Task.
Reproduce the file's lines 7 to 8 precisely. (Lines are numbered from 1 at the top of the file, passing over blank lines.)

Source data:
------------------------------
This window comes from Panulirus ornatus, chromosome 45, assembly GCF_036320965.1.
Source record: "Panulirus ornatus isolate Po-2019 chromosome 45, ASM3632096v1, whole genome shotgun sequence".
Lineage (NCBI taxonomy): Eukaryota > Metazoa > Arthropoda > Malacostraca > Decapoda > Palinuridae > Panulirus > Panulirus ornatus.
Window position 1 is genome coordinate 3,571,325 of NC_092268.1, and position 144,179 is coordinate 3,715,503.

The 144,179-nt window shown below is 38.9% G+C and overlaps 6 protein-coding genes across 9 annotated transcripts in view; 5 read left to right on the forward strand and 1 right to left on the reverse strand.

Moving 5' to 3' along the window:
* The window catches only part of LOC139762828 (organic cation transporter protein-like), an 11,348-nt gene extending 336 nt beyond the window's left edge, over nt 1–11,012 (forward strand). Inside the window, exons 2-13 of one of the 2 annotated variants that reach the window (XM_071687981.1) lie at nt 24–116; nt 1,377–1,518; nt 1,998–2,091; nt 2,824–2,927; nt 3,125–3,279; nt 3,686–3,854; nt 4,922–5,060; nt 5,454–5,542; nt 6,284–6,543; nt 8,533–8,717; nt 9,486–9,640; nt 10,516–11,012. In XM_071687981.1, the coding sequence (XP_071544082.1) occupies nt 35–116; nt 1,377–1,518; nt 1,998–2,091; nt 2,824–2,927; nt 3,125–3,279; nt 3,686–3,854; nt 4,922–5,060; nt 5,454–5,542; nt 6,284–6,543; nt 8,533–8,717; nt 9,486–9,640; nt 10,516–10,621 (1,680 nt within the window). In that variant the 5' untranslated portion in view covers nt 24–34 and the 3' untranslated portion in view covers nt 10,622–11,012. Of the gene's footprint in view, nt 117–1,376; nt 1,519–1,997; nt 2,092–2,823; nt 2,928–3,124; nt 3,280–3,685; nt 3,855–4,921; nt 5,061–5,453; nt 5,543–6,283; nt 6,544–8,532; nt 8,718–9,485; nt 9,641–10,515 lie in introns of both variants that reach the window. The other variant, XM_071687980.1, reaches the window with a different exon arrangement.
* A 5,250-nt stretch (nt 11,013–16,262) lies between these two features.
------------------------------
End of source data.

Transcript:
* The window catches only part of LOC139762828 (organic cation transporter protein-like), an 11,348-nt gene extending 336 nt beyond the window's left edge, over nt 1–11,012 (forward strand). Inside the window, exons 2-13 of one of the 2 annotated variants that reach the window (XM_071687981.1) lie at nt 24–116; nt 1,377–1,518; nt 1,998–2,091; nt 2,824–2,927; nt 3,125–3,279; nt 3,686–3,854; nt 4,922–5,060; nt 5,454–5,542; nt 6,284–6,543; nt 8,533–8,717; nt 9,486–9,640; nt 10,516–11,012. In XM_071687981.1, the coding sequence (XP_071544082.1) occupies nt 35–116; nt 1,377–1,518; nt 1,998–2,091; nt 2,824–2,927; nt 3,125–3,279; nt 3,686–3,854; nt 4,922–5,060; nt 5,454–5,542; nt 6,284–6,543; nt 8,533–8,717; nt 9,486–9,640; nt 10,516–10,621 (1,680 nt within the window). In that variant the 5' untranslated portion in view covers nt 24–34 and the 3' untranslated portion in view covers nt 10,622–11,012. Of the gene's footprint in view, nt 117–1,376; nt 1,519–1,997; nt 2,092–2,823; nt 2,928–3,124; nt 3,280–3,685; nt 3,855–4,921; nt 5,061–5,453; nt 5,543–6,283; nt 6,544–8,532; nt 8,718–9,485; nt 9,641–10,515 lie in introns of both variants that reach the window. The other variant, XM_071687980.1, reaches the window with a different exon arrangement.
* A 5,250-nt stretch (nt 11,013–16,262) lies between these two features.